Mike Pompeo tweeted that the United States will end its export of defence equipment and "sensitive US Commerce Department-controlled dual-use technologies" to Hong Kong, adding that "if Beijing now treats Hong Kong as "One Country, One System, so must we".
Today, the United States is ending exports of @StateDeptPM controlled U.S. origin defense equipment and sensitive @CommerceGov controlled dual-use technologies to Hong Kong. If Beijing now treats Hong Kong as “One Country, One System,” so must we.— Secretary Pompeo (@SecPompeo) June 29, 2020
In his statement, Pompeo claimed that the action was taken to "protect US national security".
"The United States is forced to take this action to protect US national security. We can no longer distinguish between the export of controlled items to Hong Kong or to mainland China. We cannot risk these items falling into the hands of the People’s Liberation Army, whose primary purpose is to uphold the dictatorship of the CCP by any means necessary", the statement said.
Pompeo added that additional measures by the Trump administration against Hong Kong will "reflect the reality on the ground in Hong Kong".
The announcement came after Pompeo warned that Washington would "move away" from agreements that the US has with Hong Kong that are "different from those we have with Beijing". Pompeo has repeatedly insisted that the US will treat Hong Kong in the same way that it treats mainland China, referring to the Chinese Communist Party.
"President Trump has made very, very clear to the extent that the Chinese Communist Party treats Hong Kong as it does Shenzhen and Shanghai, we will treat them the same. We have many agreements that are unique between the United States and Hong Kong, separate and different from those we have with Beijing. We will move away from every one of those", Pompeo said at a virtual conference at the 2020 Copenhagen Democracy Summit.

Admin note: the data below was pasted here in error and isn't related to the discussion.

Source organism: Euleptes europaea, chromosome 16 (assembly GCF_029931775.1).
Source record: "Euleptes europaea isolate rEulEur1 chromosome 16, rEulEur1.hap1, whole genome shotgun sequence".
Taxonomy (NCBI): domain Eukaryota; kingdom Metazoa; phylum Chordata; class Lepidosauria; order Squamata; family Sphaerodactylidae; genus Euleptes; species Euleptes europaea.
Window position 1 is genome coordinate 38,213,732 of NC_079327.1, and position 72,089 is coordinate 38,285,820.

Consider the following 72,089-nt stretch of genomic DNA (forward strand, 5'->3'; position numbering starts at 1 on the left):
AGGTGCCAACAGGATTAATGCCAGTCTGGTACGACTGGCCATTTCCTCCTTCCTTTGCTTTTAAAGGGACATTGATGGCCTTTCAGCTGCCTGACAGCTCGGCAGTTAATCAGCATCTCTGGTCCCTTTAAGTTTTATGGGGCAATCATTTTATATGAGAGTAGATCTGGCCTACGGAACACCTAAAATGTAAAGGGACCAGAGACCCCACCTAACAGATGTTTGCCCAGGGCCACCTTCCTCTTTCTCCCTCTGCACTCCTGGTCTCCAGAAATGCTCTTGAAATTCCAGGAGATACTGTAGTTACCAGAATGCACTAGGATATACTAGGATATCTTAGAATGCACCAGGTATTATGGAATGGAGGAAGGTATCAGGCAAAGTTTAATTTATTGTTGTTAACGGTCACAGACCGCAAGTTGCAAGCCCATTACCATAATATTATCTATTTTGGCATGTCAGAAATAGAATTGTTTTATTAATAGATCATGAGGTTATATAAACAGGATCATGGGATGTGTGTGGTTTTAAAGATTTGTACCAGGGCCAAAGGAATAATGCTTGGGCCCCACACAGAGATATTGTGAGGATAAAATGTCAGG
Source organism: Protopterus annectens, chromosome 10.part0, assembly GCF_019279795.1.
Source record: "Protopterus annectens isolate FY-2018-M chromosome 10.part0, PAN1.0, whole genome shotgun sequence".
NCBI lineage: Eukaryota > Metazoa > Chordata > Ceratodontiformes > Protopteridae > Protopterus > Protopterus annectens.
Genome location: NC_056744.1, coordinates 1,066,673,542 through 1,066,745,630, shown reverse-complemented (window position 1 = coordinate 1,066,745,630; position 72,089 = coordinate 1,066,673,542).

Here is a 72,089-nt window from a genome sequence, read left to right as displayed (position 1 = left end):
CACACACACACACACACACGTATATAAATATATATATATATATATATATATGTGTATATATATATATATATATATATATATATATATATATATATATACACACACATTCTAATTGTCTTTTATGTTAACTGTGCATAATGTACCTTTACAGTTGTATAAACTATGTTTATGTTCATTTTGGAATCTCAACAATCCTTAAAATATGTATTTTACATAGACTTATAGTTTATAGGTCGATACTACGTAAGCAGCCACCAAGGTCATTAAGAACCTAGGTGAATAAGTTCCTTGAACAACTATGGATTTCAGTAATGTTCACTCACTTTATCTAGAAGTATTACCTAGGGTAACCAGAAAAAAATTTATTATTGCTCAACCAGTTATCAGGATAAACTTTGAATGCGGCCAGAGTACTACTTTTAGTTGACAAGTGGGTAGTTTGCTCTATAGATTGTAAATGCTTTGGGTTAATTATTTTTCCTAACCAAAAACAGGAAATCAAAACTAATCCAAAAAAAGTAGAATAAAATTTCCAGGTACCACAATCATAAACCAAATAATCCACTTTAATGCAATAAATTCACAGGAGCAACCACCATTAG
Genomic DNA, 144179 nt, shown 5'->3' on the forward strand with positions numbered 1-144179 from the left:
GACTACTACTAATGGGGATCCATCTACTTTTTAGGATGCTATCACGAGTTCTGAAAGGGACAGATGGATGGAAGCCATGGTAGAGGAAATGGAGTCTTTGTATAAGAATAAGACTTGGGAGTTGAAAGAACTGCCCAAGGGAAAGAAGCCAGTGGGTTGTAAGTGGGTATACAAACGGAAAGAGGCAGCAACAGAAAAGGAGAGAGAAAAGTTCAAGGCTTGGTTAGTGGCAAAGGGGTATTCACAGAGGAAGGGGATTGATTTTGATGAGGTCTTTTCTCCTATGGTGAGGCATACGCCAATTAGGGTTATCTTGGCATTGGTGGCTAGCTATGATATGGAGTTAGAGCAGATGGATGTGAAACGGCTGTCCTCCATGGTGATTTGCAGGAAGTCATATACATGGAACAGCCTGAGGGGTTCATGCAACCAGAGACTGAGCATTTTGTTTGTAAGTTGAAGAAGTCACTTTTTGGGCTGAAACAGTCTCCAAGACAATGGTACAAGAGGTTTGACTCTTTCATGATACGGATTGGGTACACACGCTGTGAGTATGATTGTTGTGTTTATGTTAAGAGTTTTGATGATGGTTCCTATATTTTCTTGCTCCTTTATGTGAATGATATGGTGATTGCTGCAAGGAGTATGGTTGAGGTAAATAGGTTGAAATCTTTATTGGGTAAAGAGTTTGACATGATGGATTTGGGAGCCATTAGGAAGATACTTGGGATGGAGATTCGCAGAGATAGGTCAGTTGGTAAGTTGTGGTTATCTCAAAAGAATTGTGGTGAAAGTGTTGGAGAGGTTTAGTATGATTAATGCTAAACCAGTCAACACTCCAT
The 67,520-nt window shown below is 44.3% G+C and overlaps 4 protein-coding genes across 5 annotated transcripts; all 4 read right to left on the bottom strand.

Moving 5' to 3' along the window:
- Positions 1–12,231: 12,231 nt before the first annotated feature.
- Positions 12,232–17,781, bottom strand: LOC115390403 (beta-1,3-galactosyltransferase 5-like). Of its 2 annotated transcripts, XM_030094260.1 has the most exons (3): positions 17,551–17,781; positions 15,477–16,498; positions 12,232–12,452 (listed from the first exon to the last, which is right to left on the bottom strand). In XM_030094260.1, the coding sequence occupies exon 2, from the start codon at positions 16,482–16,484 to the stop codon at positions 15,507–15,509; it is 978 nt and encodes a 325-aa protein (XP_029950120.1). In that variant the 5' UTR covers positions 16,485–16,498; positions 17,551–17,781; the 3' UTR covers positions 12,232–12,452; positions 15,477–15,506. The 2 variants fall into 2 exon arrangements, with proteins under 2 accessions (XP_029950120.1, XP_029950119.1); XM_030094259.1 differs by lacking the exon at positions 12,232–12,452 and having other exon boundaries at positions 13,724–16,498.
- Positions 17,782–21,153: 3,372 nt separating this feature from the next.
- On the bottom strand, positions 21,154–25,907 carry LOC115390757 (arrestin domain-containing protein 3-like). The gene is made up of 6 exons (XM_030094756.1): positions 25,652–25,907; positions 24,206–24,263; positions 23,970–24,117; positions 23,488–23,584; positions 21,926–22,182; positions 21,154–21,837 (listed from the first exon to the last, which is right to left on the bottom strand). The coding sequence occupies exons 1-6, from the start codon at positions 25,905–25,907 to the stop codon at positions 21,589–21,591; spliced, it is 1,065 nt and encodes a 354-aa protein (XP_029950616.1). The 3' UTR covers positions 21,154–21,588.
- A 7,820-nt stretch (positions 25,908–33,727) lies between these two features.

Revoking of Hong Kong's special status
In a follow-up statement, US Secretary of Commerce Wilbur Ross announced the suspension of "regulations affording preferential treatment to Hong Kong over China".
"Commerce Department regulations affording preferential treatment to Hong Kong over China, including the availability of export license exceptions, are suspended. Further actions to eliminate differential treatment are also being evaluated. We urge Beijing to immediately reverse course and fulfill the promises it has made to the people of Hong Kong and the world", the statement read.
Under the 1992 United States-Hong Kong Policy Act, the region enjoys a special status as a customs territory separate from mainland China. This act allowed Hong Kong to have its own export control system and made it a territory where the US tariffs on Chinese goods did not apply.
Another spike in tensions between the US and China came after Beijing introduced new legislation for Hong Kong envisaging imprisonment and penalties for subversive activity and attempts to undermine state authority. The new law was met by waves of protests and condemnation from the United States.
Denouncing the US measures, Beijing has repeatedly said that the use of Hong Kong is a part of China's internal affairs and must not be interfered with.